• Check the glaze. The glaze on a fake porcelain piece may be too thick or too uniform. It may also have a different color or texture than the glaze on an original piece.
  • Compare the design to known examples. If you are familiar with Chinese porcelain, you can compare the design of the piece you are considering to known examples. Fakes often have incorrect or copied designs.

The best way to spot forgeries is to closely study both authentic pieces and forgeries. You can do this by reading about them 3, visiting museums, and handling (yes, touch if permitted) many, many examples. Buy pieces with a known provenance. Invoices and auction results from well-known and respected antique dealers and auction houses are also useful. If you are not sure whether a piece of Chinese porcelain is real, it is best to buy from a reputable dealer who can guarantee the authenticity of the piece. 

Market Conditions

Market conditions also affect the value of Chinese porcelains. Demand for Chinese ceramics, fueled by the growing number of affluent Chinese buyers over the past 20 or so years, drove up prices to unsustainable levels. A couple of years ago a combination of political and economic developments in China, as well as a growing wariness around counterfeits, resulted in a slight cooling-off of the market. This has particularly hit the lower and middle ranges of the marks; high end pieces can still fetch record or near-record prices. 

Identifying Chinese porcelain is a very specialist skill set. Multiple factors must be reviewed with an expert eye. And keep in mind that even experts can be fooled. A joke Larry and I often make is you can get two experts in Chinese ceramics in a room and get three different opinions. Nevertheless, while it can take decades of experience to conclusively authenticate and value some very rare pieces, it is possible for even casual collectors to learn to identify and accurately value more common pieces. 

Once I have identified the piece, how do I determine its value?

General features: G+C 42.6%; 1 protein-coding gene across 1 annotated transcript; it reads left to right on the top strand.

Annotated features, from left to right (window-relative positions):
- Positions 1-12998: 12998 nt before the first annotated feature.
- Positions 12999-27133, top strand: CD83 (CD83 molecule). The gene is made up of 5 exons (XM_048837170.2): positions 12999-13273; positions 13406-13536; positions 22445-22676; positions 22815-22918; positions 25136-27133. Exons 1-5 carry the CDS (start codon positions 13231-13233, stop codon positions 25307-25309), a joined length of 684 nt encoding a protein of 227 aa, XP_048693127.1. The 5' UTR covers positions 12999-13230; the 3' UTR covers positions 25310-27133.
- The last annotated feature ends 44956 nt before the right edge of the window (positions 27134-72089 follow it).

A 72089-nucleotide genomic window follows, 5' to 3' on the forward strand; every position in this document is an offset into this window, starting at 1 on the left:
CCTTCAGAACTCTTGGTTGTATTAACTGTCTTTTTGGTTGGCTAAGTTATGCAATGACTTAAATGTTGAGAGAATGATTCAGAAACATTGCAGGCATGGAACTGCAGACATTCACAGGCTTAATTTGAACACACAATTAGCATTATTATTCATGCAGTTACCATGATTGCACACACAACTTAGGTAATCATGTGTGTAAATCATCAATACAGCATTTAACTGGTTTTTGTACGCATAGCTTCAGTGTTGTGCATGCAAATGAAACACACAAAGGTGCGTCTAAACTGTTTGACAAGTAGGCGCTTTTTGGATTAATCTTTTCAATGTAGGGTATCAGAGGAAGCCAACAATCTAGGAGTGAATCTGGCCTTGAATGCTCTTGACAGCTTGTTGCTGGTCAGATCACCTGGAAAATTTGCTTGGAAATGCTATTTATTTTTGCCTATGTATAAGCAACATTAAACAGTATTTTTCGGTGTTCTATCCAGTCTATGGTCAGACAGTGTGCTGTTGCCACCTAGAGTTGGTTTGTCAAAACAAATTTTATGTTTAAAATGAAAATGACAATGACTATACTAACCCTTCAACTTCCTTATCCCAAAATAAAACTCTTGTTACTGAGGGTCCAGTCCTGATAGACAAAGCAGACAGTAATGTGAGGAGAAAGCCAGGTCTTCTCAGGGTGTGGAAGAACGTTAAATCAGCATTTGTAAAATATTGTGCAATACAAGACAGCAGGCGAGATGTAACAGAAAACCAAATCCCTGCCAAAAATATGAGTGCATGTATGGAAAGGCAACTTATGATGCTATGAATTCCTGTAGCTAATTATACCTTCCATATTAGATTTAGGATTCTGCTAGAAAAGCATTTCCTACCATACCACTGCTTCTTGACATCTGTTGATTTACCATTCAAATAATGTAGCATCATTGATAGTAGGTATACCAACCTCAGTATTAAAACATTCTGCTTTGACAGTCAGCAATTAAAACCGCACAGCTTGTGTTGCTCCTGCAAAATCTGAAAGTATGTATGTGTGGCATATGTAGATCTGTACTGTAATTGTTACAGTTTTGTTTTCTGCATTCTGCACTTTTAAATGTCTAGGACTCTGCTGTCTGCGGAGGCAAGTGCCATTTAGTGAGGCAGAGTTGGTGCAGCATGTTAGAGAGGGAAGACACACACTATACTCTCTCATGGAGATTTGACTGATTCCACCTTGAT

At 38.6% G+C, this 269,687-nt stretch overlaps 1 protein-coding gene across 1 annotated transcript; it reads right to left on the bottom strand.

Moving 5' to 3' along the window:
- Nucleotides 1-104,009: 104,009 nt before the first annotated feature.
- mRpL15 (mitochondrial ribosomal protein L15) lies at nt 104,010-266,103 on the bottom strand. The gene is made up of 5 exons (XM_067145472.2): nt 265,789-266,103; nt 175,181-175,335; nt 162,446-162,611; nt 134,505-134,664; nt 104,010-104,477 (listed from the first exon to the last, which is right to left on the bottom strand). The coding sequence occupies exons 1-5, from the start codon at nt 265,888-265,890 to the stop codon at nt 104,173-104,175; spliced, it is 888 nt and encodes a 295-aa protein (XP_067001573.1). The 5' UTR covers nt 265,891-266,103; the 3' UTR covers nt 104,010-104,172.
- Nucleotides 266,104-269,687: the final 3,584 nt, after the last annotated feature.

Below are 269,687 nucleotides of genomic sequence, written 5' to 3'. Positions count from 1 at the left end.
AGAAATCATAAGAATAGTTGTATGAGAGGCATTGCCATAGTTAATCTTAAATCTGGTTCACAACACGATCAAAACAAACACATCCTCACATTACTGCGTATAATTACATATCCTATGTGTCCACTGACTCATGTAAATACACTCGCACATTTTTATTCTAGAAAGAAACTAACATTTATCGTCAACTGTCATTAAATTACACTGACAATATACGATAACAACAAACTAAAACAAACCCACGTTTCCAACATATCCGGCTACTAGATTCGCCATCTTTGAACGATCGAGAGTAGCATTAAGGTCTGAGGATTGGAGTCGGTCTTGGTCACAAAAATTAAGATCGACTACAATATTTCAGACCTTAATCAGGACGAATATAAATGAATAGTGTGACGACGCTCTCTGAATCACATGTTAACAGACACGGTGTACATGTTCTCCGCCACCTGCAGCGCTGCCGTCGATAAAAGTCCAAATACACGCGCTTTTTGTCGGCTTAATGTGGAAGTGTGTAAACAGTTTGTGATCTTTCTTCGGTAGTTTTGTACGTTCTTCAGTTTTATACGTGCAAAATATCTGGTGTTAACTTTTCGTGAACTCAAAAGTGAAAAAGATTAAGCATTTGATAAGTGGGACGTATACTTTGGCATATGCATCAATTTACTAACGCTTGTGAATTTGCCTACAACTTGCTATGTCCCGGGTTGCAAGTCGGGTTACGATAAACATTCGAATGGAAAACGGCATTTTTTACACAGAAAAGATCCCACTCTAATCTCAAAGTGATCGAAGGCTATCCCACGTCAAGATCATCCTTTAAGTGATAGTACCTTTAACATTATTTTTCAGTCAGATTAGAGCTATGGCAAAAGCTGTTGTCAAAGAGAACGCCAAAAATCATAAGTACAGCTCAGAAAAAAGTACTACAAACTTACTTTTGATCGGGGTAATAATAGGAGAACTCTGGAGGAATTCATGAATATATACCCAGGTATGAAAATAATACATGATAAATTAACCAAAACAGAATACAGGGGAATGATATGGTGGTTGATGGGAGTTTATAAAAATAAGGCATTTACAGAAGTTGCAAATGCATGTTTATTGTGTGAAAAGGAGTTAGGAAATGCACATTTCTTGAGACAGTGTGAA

Once you have identified the item’s age and many of the other characteristics mentioned above you can gain an accurate feel for the current market value by comparing the piece to similar pieces that have been sold at auction. You can find information about auction sales online or in auction catalogs. In addition to sales records often found on the websites of the major auction houses, such as Christies, Sotheby’s and Bonhams, another good online resource is LiveAuctioneers. Online marketplaces can also be useful resources,b ut be sure you’re looking at a record of what the item actually sold for and not just the asking price. Also remember that many items you find on some online marketplaces and secondary auction houses might not be authentic, and so you will need to look closely at detailed photos and descriptions to confirm their authenticity. 

If you are unsure of the value of an item, it is best to consult with an expert. Sometimes, you can submit photos and other information through an online form to get expert feedback. Bidamount, for example, offers a highly reliable - and reasonably priced - service for determining the authenticity and value of a wide range of Chinese and Japanese objects. One challenge with such a service is that the expert is limited by their inability to see and touch the item in person. 

An appraiser, on the other hand, can examine the item, determine authenticity, and age, and provide you with an estimate of its value by inspecting the item in person. Because of the wide variety of Chinese ceramics, many appraisers specialize in work from a specific period or style. If the item is particularly valuable, you might want to talk to an expert in the style you’re curious about to get the most accurate information.

And so, while you are unlikely going to uncover a Chinese Imperial Revolving Vase worth $41.6m in your grandmother’s attic (unless your grandmother was the Empress Dowager Cixi), you might just find a lovely late Qing wine pot worth $500. Or spot that sleeper at the local auction house and pay pennies on what it’s really worth because you knew what it was and what it was worth. That’s a dream of most of us collectors!



2 Weekly Chinese and Asian Art Auction News, A Wanli Jar Conundrum June 23, 2023

3 Serious collectors of Chinese porcelains should invest in at least a few good books; however, you can also find archives of some excellent reference books on a website called Bidamount.

Additional Resources

Bear & Raven Appriasals
Bear & Raven Antiques offers a wide variety of high-quality vintage and antique Chinese, Japanese and Victorian pottery, porcelain and silver plate, bookends, as well as an eclectic selection of other vintage collectibles.
We also offer a wide range of appraisal services including formal and informal appraisals of personal property, estate clearance, advisory, consulting and brokerage. We specialize in Chinese, Japanese and other Asian antiques, but also offer expertise with a wide range of personal property. 
We primarily serve appraisal clients in Tucson, Phoenix and Southern Arizona, but are available to travel throughout the United States.

Learn more about Bear & Raven Appraisals 
Follow this blog

Back to blog

1 comment

Thank you for the informative article.

Jennifer Titus

Leave a comment

Please note, comments need to be approved before they are published.